SACRAMENTO -- The Assembly gave final legislative approval Monday to a bill that aims to crack down on anonymous campaign money by giving California's ethics and tax agencies more authority to conduct investigations.
The measure allows the Fair Political Practices Commission and the Franchise Tax Board to initiate audits of campaigns suspected of illegal activities before an election occurs, even if campaign statements or finance reports have not yet been filed.
It also explicitly permits the FPPC to seek an injunction in Superior Court to force disclosure and gives the tax board up to two years to conduct more complex investigations.
Assemblyman Rich Gordon (D-Menlo Park), the author of the bill, said on the Assembly floor the proposal's intent is "to give the FPPC the ability to address concerns as they arise, to stop improper activity and to clear the innocent expeditiously."
But Assemblyman Donald P. Wagner (R-Irvine) said the measure gave the ethics agency "unchecked power," calling it a "perversion of the process."
FPPC investigators "can come after you, they can come after me, they can come after anybody in this room for no reason because this bill gives them the power," said Wagner, who voted against it.
The measure is part of a slate of anti-"dark money" bills introduced in the aftermath of an anonymous $11-million donation from an Arizona nonprofit to a committee that opposed Gov. Jerry Brown's tax-increase initiative. Many of those bills have stalled, stymied by the two-thirds threshold required to amend the 1974 Political Reform Act.
Gordon's bill sputtered in the Assembly last fall, when Democrats were one vote short of a supermajority. On Monday, all Assembly Democrats except one voted in favor of the bill, giving it the bare 54 votes it needed. (The Democratic holdout, Assemblyman Roger Hernandez (D-West Covina), has faced a probe into his own campaign money by the FPPC.)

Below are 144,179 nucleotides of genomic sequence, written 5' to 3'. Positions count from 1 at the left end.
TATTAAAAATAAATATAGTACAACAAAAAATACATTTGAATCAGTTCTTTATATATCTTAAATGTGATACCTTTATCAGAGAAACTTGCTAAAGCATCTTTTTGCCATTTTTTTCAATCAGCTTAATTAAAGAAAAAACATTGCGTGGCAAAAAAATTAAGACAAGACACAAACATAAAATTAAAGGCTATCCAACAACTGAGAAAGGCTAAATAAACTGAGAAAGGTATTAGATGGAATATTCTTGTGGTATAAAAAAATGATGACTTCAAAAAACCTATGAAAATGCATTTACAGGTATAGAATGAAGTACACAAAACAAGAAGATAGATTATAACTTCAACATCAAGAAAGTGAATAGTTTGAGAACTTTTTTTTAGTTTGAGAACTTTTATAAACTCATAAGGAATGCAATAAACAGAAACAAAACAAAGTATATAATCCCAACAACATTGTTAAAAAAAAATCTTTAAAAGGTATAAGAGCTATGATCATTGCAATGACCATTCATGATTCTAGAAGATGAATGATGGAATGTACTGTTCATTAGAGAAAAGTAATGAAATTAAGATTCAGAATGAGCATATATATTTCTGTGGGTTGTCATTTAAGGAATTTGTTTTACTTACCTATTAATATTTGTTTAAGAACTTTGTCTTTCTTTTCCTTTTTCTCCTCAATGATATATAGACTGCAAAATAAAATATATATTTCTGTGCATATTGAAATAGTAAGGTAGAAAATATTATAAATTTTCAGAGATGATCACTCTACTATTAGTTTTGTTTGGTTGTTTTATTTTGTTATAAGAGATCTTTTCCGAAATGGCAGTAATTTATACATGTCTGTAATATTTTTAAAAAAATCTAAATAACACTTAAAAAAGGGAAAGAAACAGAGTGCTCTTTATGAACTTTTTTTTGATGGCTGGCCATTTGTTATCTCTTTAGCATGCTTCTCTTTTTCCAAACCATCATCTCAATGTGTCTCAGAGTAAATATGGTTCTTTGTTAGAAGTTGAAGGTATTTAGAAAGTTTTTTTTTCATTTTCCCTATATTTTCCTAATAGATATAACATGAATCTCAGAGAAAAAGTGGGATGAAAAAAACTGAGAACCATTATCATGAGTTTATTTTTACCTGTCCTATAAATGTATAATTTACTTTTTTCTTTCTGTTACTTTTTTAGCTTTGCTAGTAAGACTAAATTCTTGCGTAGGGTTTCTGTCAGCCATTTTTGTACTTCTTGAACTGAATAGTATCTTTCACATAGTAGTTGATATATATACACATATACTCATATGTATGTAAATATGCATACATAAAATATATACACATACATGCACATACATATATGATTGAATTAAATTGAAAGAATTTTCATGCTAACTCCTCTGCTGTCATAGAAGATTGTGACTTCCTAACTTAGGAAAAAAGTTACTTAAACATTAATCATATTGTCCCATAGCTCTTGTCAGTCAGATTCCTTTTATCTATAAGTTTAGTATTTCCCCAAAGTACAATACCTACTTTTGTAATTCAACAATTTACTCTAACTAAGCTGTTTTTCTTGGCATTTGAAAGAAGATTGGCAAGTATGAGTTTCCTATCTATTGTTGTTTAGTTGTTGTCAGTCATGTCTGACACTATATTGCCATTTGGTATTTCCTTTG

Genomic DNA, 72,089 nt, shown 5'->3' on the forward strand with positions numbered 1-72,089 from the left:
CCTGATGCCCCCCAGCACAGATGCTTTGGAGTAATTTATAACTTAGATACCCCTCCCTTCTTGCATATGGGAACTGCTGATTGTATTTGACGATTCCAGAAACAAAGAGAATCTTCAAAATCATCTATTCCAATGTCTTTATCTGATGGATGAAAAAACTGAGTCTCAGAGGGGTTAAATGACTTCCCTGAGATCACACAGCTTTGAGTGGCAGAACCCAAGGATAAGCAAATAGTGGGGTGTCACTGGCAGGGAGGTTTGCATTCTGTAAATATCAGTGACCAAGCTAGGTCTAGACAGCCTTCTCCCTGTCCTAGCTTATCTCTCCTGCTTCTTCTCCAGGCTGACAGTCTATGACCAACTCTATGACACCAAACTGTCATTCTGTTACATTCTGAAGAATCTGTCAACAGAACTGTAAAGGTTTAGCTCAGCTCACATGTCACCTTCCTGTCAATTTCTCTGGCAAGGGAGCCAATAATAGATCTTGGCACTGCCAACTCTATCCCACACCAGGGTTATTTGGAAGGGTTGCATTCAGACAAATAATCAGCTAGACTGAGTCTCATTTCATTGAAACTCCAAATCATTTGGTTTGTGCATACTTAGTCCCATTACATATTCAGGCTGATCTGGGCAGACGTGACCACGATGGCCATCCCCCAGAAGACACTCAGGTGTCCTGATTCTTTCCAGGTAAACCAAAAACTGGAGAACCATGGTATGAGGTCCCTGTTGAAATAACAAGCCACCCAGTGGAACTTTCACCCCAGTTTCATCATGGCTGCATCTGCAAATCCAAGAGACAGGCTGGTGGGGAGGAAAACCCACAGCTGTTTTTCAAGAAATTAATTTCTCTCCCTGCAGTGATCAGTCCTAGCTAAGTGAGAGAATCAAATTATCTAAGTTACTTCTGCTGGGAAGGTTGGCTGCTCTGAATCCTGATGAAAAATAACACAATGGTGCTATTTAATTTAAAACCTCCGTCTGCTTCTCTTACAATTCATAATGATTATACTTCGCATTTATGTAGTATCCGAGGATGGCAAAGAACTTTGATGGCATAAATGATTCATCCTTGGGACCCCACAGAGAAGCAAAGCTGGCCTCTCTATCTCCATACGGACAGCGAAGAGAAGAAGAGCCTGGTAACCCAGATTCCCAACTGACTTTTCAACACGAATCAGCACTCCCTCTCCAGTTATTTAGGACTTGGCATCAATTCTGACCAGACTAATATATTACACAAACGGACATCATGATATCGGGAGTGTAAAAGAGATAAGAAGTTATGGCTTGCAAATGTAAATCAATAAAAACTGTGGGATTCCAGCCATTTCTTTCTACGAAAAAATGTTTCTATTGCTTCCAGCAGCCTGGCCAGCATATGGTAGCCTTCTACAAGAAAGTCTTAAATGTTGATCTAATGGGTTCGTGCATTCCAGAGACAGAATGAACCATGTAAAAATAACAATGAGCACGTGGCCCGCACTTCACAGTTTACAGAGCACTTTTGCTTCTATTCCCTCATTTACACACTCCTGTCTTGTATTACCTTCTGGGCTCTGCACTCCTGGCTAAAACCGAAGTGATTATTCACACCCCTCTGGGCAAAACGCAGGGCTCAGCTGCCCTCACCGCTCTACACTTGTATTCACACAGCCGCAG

Another campaign finance bill awaits final legislative approval in the Senate. That measure, SB 27 by state Sen. Lou Correa (D-Santa Ana), would require more disclosure from nonprofit groups and other organizations that spend money in California elections.
Jason Kaune, president of the California Political Attorneys Assn., said the fallout from the Arizona donation may be the reason for today's partisan vote.
"The money in the most recent case happened to be money from the right," Kaune said.
His group opposes the measure, AB 800, arguing it does not provide sufficient oversight of the ethic's agency's new power.
"Historically, the FPPC has been an impartial referee, making the call after the play. AB 800 would have the FPPC insert itself into the political process before an election and before an alleged violator has even filed a disclosure form. The referee would be able to interfere with the process," said Kaune.
But the bill's passage was heralded by California Common Cause, which sponsored the measure.
"This will make it easier to expose dark money from out-of-state special interests and ensure that voters have the most up-to-date information as they enter the voting booth on election day," said Sarah Swanbeck, the group's policy and legislative advocate.
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